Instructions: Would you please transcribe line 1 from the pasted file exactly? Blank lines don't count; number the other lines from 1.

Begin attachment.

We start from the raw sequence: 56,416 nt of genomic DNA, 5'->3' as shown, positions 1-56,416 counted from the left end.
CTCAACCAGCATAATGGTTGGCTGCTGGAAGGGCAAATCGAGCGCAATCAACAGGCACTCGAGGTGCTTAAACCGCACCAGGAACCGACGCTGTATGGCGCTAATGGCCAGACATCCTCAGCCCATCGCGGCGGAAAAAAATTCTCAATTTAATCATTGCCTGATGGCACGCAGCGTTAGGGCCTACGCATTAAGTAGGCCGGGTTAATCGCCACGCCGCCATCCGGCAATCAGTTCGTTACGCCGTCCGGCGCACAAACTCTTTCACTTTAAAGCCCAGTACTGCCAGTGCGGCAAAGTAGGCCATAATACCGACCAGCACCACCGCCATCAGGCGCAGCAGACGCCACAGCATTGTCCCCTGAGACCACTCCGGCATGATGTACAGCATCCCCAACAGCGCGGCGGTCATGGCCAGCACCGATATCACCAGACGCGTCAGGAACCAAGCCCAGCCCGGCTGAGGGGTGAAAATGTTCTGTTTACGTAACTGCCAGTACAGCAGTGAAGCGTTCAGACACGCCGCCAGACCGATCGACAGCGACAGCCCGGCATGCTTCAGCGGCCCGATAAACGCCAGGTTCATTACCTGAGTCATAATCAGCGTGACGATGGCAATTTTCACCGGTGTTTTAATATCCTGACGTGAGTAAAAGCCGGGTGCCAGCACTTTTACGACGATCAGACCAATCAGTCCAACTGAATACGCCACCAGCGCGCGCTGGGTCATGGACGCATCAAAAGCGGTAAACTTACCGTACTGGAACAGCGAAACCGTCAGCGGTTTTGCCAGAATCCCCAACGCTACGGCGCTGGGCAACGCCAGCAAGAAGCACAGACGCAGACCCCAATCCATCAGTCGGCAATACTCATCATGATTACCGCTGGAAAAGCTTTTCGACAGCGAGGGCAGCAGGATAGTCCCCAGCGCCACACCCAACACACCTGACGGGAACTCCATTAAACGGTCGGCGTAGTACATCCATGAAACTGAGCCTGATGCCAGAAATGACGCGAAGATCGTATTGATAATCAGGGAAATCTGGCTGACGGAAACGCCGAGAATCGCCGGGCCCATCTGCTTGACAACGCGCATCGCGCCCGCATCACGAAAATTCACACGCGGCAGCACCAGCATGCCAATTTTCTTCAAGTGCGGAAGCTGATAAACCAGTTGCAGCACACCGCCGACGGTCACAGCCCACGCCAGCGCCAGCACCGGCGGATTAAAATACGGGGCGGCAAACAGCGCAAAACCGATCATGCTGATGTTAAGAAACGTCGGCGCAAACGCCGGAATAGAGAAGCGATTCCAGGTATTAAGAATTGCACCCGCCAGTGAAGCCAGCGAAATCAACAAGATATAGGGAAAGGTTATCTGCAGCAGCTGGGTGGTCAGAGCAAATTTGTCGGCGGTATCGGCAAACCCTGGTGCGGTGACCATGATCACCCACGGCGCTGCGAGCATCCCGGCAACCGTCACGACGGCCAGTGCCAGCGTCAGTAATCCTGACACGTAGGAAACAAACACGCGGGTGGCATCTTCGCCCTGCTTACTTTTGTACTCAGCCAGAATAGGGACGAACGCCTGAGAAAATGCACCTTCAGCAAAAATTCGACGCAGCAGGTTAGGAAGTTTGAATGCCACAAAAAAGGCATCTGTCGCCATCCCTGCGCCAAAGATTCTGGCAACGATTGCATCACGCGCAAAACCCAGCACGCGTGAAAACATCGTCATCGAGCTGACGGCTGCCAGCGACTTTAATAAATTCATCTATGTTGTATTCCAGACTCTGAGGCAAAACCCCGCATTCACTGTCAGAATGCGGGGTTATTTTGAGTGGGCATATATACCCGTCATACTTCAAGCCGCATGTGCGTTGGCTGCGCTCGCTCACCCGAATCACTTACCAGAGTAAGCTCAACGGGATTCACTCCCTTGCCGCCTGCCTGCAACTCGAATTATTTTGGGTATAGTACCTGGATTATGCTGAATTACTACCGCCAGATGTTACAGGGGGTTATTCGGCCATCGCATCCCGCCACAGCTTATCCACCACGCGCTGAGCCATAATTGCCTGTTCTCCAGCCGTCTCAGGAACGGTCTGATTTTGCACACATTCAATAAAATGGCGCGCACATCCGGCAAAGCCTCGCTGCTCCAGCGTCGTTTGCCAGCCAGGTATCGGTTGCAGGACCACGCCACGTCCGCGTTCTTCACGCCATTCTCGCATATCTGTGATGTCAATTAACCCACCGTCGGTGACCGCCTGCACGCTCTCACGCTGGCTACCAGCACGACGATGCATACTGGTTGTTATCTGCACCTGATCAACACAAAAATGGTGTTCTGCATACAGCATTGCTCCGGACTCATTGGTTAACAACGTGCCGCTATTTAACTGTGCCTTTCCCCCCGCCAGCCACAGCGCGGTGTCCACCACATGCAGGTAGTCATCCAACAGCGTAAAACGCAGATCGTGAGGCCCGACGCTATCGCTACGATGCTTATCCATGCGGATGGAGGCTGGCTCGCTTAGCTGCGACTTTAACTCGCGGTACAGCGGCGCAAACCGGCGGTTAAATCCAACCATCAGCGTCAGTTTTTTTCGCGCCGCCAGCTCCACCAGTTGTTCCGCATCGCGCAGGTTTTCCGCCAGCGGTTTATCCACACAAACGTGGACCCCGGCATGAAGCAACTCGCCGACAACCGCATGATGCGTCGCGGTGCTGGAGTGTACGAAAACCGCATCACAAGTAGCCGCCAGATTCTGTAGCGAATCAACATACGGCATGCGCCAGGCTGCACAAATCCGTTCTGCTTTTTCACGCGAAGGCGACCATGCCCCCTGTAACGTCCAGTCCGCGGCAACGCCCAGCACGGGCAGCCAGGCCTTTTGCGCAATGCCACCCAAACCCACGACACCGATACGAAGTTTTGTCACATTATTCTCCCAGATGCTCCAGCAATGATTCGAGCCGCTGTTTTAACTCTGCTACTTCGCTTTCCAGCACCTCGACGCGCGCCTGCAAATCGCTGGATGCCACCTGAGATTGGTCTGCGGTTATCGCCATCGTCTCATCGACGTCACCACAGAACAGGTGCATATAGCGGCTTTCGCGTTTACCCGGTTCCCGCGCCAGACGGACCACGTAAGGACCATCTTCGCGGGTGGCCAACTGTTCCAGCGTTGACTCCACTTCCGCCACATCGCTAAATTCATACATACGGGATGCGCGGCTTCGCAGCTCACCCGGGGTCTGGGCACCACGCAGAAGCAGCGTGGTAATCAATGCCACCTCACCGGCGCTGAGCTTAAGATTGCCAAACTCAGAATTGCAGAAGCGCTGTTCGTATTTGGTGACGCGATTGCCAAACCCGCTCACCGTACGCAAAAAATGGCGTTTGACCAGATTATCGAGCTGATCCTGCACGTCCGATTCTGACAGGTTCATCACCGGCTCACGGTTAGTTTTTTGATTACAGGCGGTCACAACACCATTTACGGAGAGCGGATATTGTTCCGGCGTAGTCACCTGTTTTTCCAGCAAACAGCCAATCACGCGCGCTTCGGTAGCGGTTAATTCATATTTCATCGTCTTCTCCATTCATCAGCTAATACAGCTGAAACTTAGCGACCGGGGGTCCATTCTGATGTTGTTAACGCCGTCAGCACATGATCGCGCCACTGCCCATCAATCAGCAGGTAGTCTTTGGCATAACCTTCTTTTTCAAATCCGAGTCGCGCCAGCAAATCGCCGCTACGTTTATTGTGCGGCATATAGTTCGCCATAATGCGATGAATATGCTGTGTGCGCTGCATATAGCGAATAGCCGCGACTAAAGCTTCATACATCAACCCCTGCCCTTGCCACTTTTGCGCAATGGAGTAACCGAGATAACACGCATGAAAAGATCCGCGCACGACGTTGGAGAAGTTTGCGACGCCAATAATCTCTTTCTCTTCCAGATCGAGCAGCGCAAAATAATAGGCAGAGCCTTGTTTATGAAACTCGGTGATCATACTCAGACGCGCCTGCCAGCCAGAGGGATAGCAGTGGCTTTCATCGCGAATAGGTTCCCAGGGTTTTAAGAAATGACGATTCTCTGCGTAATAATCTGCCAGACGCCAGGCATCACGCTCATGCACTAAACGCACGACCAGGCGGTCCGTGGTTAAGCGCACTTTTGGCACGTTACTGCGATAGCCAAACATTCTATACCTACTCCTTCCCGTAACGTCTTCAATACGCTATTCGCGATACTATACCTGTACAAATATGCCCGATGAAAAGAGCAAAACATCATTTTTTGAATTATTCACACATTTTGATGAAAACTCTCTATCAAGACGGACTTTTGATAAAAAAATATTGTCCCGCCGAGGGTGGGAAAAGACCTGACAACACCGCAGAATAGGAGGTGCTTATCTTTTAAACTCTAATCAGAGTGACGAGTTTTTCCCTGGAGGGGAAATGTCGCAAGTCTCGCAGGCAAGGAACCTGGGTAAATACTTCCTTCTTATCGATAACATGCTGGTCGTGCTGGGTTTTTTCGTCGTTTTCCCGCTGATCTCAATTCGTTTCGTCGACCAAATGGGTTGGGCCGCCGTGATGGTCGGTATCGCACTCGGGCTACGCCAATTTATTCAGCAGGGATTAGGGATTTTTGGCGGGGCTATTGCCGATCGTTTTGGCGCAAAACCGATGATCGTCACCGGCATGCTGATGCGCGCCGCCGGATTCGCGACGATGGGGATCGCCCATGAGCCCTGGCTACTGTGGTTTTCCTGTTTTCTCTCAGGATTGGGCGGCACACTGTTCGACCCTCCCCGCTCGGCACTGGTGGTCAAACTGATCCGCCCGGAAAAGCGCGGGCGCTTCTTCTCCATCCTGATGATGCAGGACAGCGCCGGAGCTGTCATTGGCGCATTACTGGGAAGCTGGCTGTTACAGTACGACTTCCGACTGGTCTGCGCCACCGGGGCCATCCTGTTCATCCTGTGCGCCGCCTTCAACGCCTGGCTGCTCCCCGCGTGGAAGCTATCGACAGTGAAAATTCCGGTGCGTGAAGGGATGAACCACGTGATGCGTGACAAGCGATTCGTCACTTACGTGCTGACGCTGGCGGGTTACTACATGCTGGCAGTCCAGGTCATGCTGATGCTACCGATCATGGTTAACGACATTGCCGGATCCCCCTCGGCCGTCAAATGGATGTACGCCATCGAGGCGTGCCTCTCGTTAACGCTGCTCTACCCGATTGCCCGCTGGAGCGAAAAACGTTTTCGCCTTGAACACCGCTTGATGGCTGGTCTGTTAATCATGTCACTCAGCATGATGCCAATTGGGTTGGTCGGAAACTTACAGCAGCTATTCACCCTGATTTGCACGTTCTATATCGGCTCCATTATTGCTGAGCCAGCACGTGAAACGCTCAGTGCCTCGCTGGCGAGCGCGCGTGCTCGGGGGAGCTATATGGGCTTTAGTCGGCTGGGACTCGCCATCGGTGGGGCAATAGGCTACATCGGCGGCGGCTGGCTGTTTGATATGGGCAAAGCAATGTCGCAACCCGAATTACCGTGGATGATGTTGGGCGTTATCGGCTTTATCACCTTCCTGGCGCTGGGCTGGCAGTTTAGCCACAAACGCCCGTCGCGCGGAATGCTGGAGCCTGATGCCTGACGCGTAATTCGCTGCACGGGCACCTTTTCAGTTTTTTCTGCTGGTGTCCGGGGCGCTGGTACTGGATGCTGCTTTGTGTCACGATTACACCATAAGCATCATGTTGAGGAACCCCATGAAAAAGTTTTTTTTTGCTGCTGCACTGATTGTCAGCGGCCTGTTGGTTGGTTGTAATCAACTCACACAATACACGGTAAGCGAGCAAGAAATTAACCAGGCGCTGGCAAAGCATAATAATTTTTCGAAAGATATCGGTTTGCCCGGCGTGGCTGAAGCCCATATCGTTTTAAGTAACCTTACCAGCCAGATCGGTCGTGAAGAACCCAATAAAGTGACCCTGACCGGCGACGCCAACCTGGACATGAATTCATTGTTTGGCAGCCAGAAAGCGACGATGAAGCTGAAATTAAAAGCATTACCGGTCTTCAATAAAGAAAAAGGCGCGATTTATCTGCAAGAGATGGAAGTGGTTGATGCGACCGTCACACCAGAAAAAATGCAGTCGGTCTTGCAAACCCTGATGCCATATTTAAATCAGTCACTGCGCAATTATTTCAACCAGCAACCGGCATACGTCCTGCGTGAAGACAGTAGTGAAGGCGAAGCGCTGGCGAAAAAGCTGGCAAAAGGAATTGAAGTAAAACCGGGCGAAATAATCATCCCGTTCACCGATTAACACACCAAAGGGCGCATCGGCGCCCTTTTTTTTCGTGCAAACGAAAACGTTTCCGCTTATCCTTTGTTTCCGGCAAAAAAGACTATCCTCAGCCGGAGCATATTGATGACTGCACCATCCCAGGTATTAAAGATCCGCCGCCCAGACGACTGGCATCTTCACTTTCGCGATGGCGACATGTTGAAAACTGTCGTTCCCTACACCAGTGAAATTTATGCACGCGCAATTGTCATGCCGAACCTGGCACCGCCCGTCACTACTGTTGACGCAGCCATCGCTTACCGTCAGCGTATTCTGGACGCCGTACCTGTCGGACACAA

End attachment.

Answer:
We start from the raw sequence: 56,416 nt of genomic DNA, 5'->3' as shown, positions 1-56,416 counted from the left end.